Wednesday, January 27, 2016


The natural state of all government is to be corrupted by moneyed interests.

It would be pretty easy to 'prove' this by simply pointing to every government throughout history and daring any skeptics to find one that doesn't fit the pattern.  They would, of course, fail, but absence of evidence is not evidence of absence.

More difficult, yet ultimately more satisfying, is to lay out a logical foundation showing how admitted human nature inevitably leads to a large, unwieldy, inefficient, and thoroughly corrupt government.  The starting point is as J.E.E.Dahlberg (Lord Acton) once warned us:  'Power tends to corrupt; absolute power corrupts absolutely', and the essence of government is power — over people, over the economy, over corporations.  Aided and abetted by a population insufficiently wary of government's tendency to grow, government will grow incrementally at first, then by leaps and bounds until powers never intended for government to have will now seem ordinary and everyday functions of government.  Normalized by long-use, functions that once were solely the province of non-governmental entities appear so natural for a central government to handle that people forget the times when government didn't do such things.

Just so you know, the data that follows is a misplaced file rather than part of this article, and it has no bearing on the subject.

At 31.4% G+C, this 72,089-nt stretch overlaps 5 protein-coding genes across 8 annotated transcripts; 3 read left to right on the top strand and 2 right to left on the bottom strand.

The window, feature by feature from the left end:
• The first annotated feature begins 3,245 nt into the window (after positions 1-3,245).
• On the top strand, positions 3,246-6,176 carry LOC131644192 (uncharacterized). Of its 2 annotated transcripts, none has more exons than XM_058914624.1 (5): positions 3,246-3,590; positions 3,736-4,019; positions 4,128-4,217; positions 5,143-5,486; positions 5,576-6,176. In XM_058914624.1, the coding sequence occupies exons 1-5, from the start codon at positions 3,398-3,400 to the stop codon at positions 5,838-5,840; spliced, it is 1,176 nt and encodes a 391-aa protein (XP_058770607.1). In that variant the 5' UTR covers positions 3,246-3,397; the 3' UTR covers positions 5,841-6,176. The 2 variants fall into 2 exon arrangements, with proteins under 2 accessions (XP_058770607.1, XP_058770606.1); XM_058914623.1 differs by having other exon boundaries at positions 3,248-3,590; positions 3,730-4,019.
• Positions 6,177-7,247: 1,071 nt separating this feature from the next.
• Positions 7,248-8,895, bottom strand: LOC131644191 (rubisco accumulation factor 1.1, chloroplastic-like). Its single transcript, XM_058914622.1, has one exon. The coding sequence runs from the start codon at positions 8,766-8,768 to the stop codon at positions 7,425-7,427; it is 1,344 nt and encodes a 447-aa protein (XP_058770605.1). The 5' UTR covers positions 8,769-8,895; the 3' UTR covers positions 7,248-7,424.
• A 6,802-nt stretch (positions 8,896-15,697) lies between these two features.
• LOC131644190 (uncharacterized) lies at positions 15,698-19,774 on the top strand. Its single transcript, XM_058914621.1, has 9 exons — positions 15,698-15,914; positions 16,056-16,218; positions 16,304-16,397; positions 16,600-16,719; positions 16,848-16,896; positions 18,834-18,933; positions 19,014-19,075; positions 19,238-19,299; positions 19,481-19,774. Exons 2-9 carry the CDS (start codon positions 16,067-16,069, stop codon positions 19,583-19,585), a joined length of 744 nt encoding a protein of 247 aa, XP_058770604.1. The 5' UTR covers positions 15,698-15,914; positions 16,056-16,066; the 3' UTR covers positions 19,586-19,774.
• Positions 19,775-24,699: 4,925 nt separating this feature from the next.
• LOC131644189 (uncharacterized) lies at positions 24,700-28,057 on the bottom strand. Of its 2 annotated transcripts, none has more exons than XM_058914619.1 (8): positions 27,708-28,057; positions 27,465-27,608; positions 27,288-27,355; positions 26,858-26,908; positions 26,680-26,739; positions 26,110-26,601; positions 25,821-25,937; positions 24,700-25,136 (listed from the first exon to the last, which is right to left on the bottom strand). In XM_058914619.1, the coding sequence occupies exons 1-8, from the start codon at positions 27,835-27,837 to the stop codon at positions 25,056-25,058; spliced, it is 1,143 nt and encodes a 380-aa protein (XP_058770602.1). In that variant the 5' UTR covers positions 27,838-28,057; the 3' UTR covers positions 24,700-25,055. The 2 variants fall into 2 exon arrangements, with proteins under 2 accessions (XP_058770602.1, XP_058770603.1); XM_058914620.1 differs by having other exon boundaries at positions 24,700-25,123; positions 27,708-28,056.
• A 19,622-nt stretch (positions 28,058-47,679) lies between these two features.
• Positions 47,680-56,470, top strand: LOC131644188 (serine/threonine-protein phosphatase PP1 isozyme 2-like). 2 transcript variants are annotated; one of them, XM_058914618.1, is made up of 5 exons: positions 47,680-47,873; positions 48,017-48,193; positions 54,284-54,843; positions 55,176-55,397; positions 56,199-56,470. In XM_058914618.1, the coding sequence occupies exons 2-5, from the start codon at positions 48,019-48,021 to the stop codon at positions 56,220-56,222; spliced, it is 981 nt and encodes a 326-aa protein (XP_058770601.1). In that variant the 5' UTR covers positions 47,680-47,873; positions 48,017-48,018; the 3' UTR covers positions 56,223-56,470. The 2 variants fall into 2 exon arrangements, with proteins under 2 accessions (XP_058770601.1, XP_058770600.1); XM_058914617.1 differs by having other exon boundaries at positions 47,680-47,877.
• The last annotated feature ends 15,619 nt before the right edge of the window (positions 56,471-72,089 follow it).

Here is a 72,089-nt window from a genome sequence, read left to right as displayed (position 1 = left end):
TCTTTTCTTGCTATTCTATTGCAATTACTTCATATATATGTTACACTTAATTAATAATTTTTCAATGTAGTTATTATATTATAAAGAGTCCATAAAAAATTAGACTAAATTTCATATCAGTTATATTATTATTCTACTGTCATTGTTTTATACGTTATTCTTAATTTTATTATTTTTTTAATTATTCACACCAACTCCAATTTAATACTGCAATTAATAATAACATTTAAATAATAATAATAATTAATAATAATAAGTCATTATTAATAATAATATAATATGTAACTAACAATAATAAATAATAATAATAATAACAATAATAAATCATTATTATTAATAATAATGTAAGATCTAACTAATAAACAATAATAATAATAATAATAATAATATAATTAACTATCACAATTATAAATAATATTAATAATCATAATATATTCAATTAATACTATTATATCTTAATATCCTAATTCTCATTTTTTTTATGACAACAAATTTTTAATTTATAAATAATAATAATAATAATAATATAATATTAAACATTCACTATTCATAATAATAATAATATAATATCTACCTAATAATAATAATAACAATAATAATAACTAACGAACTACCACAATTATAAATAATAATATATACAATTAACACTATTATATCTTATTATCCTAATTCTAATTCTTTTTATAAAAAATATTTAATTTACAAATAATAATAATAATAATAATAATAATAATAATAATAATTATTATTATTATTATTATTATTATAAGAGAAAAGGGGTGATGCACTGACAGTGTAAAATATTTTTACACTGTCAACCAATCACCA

This has been the path followed by all governments — ours is not an exception — as they grow from cottage industries to leviathans.  The reason is intuitively obvious.  Friedrich Hayek offers an alternative view to that of Acton:  government itself does not corrupt, but the power inherent in government tends to attract the corruptible.  That is: bureaucrats start out corrupted and gravitate toward an environment where their natural corruption is both tolerated and nourished.  Someone, say that this is not so.  Experience has shown us that it is the most true thing one can say about government, not just our government; all governments.

It's not even certain that a Libertarian administration — populated by people who are ideologically committed to minuscule government — would not fall into this same trap.

But it might be worth a try.

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